Rite Aid in Hudson Falls distributed more than 2.3 million pills during those six years, and several other drug stores in the county were over 1 million (see info box). More than 4.7 million prescription opioid pills were supplied to Hudson Falls during that period, according to the data.
Once the dangers of the pills became evident, the number of prescriptions declined, Jordan said. But a diminished supply raised the price of the pills and many addicts chose a cheaper street alternative: heroin.
Blame has been placed on the pharmaceutical manufacturers and those prescribing and distributing the pills, but a September report from the Office of the Inspector General said the DEA also played a role, because the agency was slow to respond to the increase in use and diversion of opioids since 2000.
“We also found that DEA did not use its available resources, including its data systems and strongest administrative enforcement tools, to detect and regulate diversion effectively,” the report said. “Further, we found that DEA policies and regulations did not adequately hold registrants accountable or prevent the diversion of pharmaceutical opioids.”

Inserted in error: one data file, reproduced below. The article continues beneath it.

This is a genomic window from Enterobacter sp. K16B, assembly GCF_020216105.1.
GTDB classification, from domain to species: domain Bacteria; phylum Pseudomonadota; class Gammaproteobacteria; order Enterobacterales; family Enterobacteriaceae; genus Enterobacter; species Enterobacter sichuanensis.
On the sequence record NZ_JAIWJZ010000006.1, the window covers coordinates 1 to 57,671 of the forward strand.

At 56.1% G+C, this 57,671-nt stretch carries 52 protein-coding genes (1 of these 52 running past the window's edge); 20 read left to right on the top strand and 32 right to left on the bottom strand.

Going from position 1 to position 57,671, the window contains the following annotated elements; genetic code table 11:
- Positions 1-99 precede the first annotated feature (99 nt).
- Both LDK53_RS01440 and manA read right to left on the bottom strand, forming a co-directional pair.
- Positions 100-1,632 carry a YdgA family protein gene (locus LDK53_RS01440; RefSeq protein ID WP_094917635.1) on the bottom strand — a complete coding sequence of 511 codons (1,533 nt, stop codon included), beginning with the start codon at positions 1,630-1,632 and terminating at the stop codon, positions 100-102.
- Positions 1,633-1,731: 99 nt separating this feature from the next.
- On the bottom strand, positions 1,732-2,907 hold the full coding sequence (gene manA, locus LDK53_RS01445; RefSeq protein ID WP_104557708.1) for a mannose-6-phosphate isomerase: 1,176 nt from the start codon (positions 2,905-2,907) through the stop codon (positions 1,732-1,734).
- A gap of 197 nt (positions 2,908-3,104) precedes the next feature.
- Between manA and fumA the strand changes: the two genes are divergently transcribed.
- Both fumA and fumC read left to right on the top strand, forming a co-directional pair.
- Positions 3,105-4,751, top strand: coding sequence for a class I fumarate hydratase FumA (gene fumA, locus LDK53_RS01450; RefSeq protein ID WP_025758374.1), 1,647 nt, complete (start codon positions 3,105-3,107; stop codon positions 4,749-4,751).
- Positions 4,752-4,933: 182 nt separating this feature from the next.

A story of addiction
Ten years ago Wednesday, Brittany Townsend overdosed on heroin. Even after that, it took her three years to begin a long-term recovery.
Now, Townsend has a child, a good job in Ballston Spa, a commitment to helping others and a no-nonsense approach to her continuing recovery from heroin addiction.
“I have to be responsible for my own recovery,” she said. “You go through so much when you are in active addiction and you have to learn how to deal with the triggers.”
She relapsed several times at first.
“I kept hanging out with the wrong people,” she said.
When she was attending Lake George High School, she said, using heroin “wasn’t a big deal.”
“It didn’t matter if I moved to Hudson Falls … I was too close. I went into a full-blown relapse and I had to leave the area to get clean.”